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From "James Baldassari (JIRA)" <j...@apache.org>
Subject [jira] [Updated] (AVRO-839) Implement builder pattern in generated record classes that sets default values when omitted
Date Thu, 25 Aug 2011 03:42:29 GMT

     [ https://issues.apache.org/jira/browse/AVRO-839?page=com.atlassian.jira.plugin.system.issuetabpanels:all-tabpanel

James Baldassari updated AVRO-839:

    Attachment: AVRO-839-v4.patch

Here's v4 of the patch.

> Implement builder pattern in generated record classes that sets default values when omitted
> -------------------------------------------------------------------------------------------
>                 Key: AVRO-839
>                 URL: https://issues.apache.org/jira/browse/AVRO-839
>             Project: Avro
>          Issue Type: Improvement
>          Components: java
>            Reporter: James Baldassari
>            Assignee: James Baldassari
>             Fix For: 1.6.0
>         Attachments: AVRO-839-v2.patch, AVRO-839-v3.patch, AVRO-839-v4.patch, AVRO-839-v4.patch,
AVRO-839.patch, AVRO-839.patch
> This is an idea for an improvement to the SpecificCompiler-generated record classes.
 There are two main issues to address:
> # Default values specified in schemas are only used at read time, not when writing/serializing
records.  For example, a NullPointerException is thrown when attempting to write a record
that has an uninitialized array or string type.  I'm sure this was done for good reasons,
like giving users maximum control and preventing unnecessary garbage collection, but I think
it's also somewhat confusing and unintuitive for new users (myself included).
> # Users have to create their own factory classes/methods for every record type, both
to ensure that all non-primitive members are initialized and to facilitate the construction
and initialization of record instances (i.e. constructing and setting values in a single statement).
> These issues have been discussed previously here:
> * [http://search-hadoop.com/m/iDVTn1JVeSR1]
> * AVRO-726
> * AVRO-770
> * [http://search-hadoop.com/m/JuY1V16pwxh1]
> I'd like to propose a solution that is used by at least one other messaging framework.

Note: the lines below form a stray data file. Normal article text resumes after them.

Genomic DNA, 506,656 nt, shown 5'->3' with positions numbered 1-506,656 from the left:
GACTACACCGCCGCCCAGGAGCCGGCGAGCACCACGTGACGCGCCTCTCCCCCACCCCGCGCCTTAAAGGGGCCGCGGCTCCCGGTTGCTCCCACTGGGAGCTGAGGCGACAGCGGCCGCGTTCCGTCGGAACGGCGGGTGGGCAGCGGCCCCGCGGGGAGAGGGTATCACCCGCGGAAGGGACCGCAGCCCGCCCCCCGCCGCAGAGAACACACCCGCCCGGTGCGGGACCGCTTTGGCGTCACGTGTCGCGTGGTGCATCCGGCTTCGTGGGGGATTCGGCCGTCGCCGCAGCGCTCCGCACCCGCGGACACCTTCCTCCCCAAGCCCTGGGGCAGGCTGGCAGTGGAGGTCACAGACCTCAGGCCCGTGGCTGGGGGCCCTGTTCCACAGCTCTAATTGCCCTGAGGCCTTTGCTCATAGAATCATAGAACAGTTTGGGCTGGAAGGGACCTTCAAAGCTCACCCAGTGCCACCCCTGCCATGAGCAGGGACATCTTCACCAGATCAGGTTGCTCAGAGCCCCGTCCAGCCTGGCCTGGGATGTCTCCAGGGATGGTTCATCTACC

For each generated record class there will be a public static inner class called Builder.
 The Builder inner class has the same fields as the record class, as well as accessors and
mutators for each of these fields.  Whenever a mutator method is called, the Builder sets
a boolean flag indicating that the field has been set.  All mutators return a reference to
'this', so it's possible to chain a series of setter invocations, which makes it really easy
to construct records in a single statement.  The Builder also has a build() method which constructs
a record instance using the values that were set in the Builder.  When the build() method
is invoked, if there are any fields that have not been set but have default values as defined
in the schema, the Builder will set the values of these fields using their defaults.
> One nice thing about implementing the builder pattern in a static inner Builder class
rather than in the record itself is that this enhancement will be completely backwards-compatible
with existing code.  The record class itself would not change, and the public fields would
still be there, so existing code would still work.  Users would have the option to use the
Builder or continue constructing records manually.  Eventually the public fields could be
phased out, and the record would be made immutable.  All changes would have to be done through
the Builder.
> Here is an example of what this might look like:
> {code}
> // Person.newBuilder() returns a new Person.Builder instance
> // All Person.Builder setters return 'this' allowing us to chain set calls together for
> // Person.Builder.build() returns a Person instance after setting any uninitialized values
that have defaults
> Person me = Person.newBuilder().setName("James").setCountry("US").setState("MA").build();
> // We still have direct access to Person's members, so the records are backwards-compatible
> me.state = "CA";
> // Person has accessor methods now so that the public fields can be phased out later
> System.out.println(me.getState());
> // No NPE here because the array<Person> field that stores this person's friends
has been automatically 
> // initialized by the Builder to a new java.util.ArrayList<Person> due to a @java_class
annotation in the IDL
> System.out.println(me.getFriends().size());
> {code}
> What do people think about this approach?  Any other ideas?

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